Who knows? I'm sure he has his reasons. Yes, there's a lot of story here, but digging your mind's hooks into it probably isn't the fruitful path to take. Therein lies the path to plot holes and general malaise. This isn't, for me at least, switch-off-and-enjoy-the-sensation-of-your-brain-dying-a-bit-at-a-time entertainment in the slightest. Viewers have complained that it's wall to wall action, but it didn't feel like that to me. I feel the flick struck the right balance of talking and explosions, or beat downs and arguments between people. The character dynamics matter, and they're present, and they're great. It might feel like the arguments, like the one between Scotty (Simon Pegg) and Kirk seems arbitrary, and that its repercussions are swiftly swept under the cosmic rug, but it felt right, both the argument and the result, which of course is helpful to the plot later on.
There's action, which to me is mostly just stuff moving around until stuff stands still again, but what matters ultimately is the quality of the sequences that the action is arranged in. And I really enjoyed the action set pieces. The opening one at the beginning of the flick has people running from savages, a volcano going off and a spaceship trying to climb out of an ocean. There's also a flinging of bodies between one ship and another through open space, which is of course timed within an inch and a second to save the day, and I'm not ashamed to admit that it worked a treat on me because I was jumping out of my chair in the cinema, with those annoying 3D glasses slipping off my face. Of course it gets big and explodey and fisticuffy at the end, but it has to, because how else would we know the film was about to end?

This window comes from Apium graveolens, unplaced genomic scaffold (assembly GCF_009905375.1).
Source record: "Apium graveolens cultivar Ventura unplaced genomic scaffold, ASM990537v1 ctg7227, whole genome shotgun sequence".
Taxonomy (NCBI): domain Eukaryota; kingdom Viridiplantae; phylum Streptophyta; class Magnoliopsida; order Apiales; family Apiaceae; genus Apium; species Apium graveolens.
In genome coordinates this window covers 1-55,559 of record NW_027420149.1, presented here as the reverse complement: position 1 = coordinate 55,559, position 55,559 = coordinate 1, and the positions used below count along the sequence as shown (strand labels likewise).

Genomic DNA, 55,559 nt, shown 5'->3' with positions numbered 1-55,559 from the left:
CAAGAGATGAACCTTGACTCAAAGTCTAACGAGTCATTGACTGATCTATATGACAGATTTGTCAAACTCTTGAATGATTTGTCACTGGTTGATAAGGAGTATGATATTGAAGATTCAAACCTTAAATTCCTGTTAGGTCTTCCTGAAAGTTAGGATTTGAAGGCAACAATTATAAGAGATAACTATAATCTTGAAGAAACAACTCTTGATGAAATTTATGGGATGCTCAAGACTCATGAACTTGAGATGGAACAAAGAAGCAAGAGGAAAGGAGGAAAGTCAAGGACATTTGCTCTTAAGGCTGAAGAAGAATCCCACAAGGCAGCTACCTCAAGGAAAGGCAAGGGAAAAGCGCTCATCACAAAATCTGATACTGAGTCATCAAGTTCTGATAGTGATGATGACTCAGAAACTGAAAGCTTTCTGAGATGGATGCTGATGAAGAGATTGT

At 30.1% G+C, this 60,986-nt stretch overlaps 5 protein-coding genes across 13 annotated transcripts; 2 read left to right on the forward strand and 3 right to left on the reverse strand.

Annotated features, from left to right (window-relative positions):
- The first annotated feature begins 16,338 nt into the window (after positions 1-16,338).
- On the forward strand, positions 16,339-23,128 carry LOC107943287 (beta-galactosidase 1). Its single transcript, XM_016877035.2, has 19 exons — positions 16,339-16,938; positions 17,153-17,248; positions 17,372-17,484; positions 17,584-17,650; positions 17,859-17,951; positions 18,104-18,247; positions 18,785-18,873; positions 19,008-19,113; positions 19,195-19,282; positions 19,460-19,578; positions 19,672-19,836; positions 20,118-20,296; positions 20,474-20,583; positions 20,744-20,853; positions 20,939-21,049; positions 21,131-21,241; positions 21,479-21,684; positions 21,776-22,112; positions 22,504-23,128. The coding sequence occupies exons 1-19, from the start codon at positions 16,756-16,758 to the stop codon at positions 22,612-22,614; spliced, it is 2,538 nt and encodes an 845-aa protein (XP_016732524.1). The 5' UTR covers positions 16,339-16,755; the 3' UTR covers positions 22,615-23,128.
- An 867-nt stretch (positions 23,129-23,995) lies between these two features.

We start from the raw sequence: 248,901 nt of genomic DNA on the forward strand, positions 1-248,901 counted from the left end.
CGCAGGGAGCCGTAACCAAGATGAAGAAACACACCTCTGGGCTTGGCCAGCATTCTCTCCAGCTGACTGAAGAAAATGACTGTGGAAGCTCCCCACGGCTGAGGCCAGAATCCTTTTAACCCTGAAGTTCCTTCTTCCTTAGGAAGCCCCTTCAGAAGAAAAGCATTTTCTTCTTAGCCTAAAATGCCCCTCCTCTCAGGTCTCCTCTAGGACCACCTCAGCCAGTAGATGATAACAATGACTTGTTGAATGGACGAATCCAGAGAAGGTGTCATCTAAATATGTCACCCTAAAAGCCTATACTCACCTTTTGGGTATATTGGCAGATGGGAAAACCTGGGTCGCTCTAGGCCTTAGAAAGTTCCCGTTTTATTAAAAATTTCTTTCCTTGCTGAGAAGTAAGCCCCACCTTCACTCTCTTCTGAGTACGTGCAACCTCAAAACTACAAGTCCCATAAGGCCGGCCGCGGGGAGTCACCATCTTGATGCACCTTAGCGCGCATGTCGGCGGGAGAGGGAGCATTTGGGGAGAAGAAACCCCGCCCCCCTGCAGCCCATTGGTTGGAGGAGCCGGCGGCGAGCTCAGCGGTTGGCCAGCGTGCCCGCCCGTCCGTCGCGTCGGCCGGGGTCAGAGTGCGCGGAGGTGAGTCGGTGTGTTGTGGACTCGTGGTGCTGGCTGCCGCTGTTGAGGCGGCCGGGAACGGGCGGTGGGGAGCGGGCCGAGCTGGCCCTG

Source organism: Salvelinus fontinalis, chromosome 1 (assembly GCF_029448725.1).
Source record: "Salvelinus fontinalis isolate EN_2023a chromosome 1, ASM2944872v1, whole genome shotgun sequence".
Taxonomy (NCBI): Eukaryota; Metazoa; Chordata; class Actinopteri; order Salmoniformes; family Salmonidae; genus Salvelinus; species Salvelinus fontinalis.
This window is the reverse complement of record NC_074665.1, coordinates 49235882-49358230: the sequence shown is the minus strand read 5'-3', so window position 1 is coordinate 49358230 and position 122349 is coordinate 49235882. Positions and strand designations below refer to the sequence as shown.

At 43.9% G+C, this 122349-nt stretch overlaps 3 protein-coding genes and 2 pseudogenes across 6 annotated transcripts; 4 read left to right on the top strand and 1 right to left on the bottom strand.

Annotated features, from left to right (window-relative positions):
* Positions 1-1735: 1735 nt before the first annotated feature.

Sure, maybe I was confused at the end as to what had actually happened, and what it all meant, and whether that feeling I was feeling was known as 'anti-climactic'. And sure, I wondered how that 'crash' in San Francisco at the end didn't kill thousands and thousands and thousands of San Franciscans, making it somewhat less of a happy ending, which it clearly was. What I wanted was scenes of derring-do and self-sacrifice, knowing full well that ways existed, and were clearly telegraphed from the beginning, that would be used to undo those noble sacrifices when they happened. I don't care. It worked, almost beautifully, and all I needed to here were the words "Because you're my friend", because that's all any of us should have to hear.
I don't need these chaps and chappettes to sit around calmly discussing the nature of reality or personhood or deep philosophical arguments about whether it's okay to ever fuck a green chick (Orion Slave Girls: Where's the Consent?). Actually, I do want to hear those arguments. But most of all I want to experience them within a package where a lot of stuff happens and most of it is fun.
And that's what I got for my money.
8 times I wonder when they're really going to go where no-one has gone before by letting Kirk and Spock really express their deep love for each other out of 10
“The enemy of my enemy is my friend.”
- “An Arabic proverb attributed to a prince who was betrayed and decapitated by his own subjects.”
“Well, it’s still a hell of a quote.” – that it is – Star Trek Into Darkness